The Department of Family Medicine and Community Health supports and encourages the essential role family medicine physicians play as advocates for their patients, community, and profession. These skills are taught longitudinally throughout the residency experience and highlighted in the following educational programs.
Community Health Course
All residents attend the Community Health course, which highlights the impacts that historical and current policies have on the social determinants of health in our communities. It emphasizes ways family medicine physicians can partner with communities to promote and enhance health. The course culminates with an afternoon of advocacy in which residents explore ways to engage in community and legislative advocacy.
Resident Advocacy Cohort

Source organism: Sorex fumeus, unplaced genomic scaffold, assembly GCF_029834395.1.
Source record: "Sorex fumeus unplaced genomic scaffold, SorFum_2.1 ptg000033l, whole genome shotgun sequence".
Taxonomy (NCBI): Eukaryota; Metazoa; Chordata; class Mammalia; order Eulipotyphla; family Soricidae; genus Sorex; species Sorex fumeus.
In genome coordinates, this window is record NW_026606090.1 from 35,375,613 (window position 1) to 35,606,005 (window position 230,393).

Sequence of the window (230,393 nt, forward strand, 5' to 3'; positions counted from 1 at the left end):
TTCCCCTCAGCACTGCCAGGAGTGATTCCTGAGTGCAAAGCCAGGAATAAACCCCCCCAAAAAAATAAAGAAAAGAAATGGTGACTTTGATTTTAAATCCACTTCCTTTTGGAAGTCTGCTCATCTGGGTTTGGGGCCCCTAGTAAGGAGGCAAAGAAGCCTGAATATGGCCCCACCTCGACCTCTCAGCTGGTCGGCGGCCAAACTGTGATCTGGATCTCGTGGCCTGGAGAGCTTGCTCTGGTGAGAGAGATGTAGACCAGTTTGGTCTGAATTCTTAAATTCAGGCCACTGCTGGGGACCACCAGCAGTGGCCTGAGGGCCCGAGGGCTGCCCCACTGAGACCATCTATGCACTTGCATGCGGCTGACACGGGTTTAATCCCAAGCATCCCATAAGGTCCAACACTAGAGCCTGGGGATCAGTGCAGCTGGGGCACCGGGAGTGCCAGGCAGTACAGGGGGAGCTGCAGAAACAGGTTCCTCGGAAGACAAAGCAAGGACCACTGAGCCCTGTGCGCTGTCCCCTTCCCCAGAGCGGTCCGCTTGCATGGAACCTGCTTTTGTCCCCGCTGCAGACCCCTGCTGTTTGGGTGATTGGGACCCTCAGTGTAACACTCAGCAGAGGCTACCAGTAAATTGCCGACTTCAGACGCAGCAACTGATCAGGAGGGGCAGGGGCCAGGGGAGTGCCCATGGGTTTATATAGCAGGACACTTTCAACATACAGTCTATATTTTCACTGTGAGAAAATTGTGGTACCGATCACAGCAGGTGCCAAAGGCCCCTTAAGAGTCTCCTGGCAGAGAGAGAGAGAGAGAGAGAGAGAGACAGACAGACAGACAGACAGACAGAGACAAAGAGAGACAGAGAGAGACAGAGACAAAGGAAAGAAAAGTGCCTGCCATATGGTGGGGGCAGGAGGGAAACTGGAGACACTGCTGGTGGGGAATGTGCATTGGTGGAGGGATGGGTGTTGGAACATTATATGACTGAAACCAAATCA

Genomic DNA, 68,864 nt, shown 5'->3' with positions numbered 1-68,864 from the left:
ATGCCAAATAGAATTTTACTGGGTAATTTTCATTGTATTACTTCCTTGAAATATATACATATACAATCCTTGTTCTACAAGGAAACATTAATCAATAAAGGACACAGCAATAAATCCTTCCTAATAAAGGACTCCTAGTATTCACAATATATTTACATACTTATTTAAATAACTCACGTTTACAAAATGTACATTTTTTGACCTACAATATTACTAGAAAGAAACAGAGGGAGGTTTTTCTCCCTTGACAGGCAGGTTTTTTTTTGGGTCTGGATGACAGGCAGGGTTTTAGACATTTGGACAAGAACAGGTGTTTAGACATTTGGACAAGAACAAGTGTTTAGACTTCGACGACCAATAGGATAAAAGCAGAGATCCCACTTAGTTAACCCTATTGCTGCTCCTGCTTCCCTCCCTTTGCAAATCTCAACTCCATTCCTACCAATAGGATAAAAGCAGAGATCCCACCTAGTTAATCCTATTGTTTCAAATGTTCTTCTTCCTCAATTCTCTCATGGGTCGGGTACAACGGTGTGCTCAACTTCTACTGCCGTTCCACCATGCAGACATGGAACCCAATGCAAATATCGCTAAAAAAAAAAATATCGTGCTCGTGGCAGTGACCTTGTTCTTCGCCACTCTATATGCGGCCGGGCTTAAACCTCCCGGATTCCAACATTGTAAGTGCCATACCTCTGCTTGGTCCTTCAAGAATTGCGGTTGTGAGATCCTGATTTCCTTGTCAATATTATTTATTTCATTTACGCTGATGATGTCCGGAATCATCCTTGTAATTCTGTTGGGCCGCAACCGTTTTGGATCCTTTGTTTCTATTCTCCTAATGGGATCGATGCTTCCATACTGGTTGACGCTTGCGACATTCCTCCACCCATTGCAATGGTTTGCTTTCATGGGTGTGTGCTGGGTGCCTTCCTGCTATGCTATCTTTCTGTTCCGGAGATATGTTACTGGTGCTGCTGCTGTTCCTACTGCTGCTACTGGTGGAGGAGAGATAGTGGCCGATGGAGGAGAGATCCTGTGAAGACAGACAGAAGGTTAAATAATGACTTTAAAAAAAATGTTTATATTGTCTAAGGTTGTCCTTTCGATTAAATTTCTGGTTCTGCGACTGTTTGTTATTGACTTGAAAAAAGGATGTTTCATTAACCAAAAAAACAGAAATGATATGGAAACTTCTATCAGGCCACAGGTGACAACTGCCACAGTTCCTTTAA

Senior residents have the opportunity to enroll in the Resident Advocacy Cohort, which meets monthly for one year. Each session, participants learn new advocacy skills and apply them to an issue that is important to family medicine physicians and their communities. Skills taught include using social media, engaging with legislators, writing a resolution and op-ed, and participating in philanthropy.
Read more about the Resident Advocacy Cohort in this article.
Implicit Bias in the Search and Selection Process - Online Course
Students, residents, and faculty are encouraged to engage with the University of Minnesota, the Minnesota Academy of Family Physicians (MAFP) and the American Academy of Family Physicians (AAFP), and the Society of Teachers of Family Medicine (STFM), as well as through community partners to engage in advocacy.